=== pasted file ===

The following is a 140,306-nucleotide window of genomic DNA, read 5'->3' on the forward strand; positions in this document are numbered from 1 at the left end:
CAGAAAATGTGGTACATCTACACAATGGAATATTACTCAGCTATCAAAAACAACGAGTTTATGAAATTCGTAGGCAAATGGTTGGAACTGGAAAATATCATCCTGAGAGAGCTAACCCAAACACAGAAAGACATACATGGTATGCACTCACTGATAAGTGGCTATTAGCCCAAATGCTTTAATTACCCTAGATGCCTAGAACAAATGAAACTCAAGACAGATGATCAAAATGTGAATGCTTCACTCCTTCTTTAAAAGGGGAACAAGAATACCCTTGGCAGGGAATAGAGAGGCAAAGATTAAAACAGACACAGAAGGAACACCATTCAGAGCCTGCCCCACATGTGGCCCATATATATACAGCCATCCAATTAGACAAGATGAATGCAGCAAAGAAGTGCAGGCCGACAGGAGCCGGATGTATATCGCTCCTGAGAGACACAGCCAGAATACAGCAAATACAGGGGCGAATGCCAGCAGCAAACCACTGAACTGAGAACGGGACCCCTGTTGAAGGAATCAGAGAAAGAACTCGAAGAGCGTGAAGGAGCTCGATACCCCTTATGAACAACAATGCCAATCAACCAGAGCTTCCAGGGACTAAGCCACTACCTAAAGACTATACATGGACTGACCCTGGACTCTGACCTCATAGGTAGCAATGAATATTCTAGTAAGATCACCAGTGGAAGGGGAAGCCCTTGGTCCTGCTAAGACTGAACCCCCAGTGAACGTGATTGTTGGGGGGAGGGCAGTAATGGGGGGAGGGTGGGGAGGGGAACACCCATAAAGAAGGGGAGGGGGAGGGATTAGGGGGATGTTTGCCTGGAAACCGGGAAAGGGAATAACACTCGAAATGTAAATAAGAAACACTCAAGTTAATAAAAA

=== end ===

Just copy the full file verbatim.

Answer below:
The following is a 140,306-nucleotide window of genomic DNA, read 5'->3' on the forward strand; positions in this document are numbered from 1 at the left end:
CAGAAAATGTGGTACATCTACACAATGGAATATTACTCAGCTATCAAAAACAACGAGTTTATGAAATTCGTAGGCAAATGGTTGGAACTGGAAAATATCATCCTGAGAGAGCTAACCCAAACACAGAAAGACATACATGGTATGCACTCACTGATAAGTGGCTATTAGCCCAAATGCTTTAATTACCCTAGATGCCTAGAACAAATGAAACTCAAGACAGATGATCAAAATGTGAATGCTTCACTCCTTCTTTAAAAGGGGAACAAGAATACCCTTGGCAGGGAATAGAGAGGCAAAGATTAAAACAGACACAGAAGGAACACCATTCAGAGCCTGCCCCACATGTGGCCCATATATATACAGCCATCCAATTAGACAAGATGAATGCAGCAAAGAAGTGCAGGCCGACAGGAGCCGGATGTATATCGCTCCTGAGAGACACAGCCAGAATACAGCAAATACAGGGGCGAATGCCAGCAGCAAACCACTGAACTGAGAACGGGACCCCTGTTGAAGGAATCAGAGAAAGAACTCGAAGAGCGTGAAGGAGCTCGATACCCCTTATGAACAACAATGCCAATCAACCAGAGCTTCCAGGGACTAAGCCACTACCTAAAGACTATACATGGACTGACCCTGGACTCTGACCTCATAGGTAGCAATGAATATTCTAGTAAGATCACCAGTGGAAGGGGAAGCCCTTGGTCCTGCTAAGACTGAACCCCCAGTGAACGTGATTGTTGGGGGGAGGGCAGTAATGGGGGGAGGGTGGGGAGGGGAACACCCATAAAGAAGGGGAGGGGGAGGGATTAGGGGGATGTTTGCCTGGAAACCGGGAAAGGGAATAACACTCGAAATGTAAATAAGAAACACTCAAGTTAATAAAAA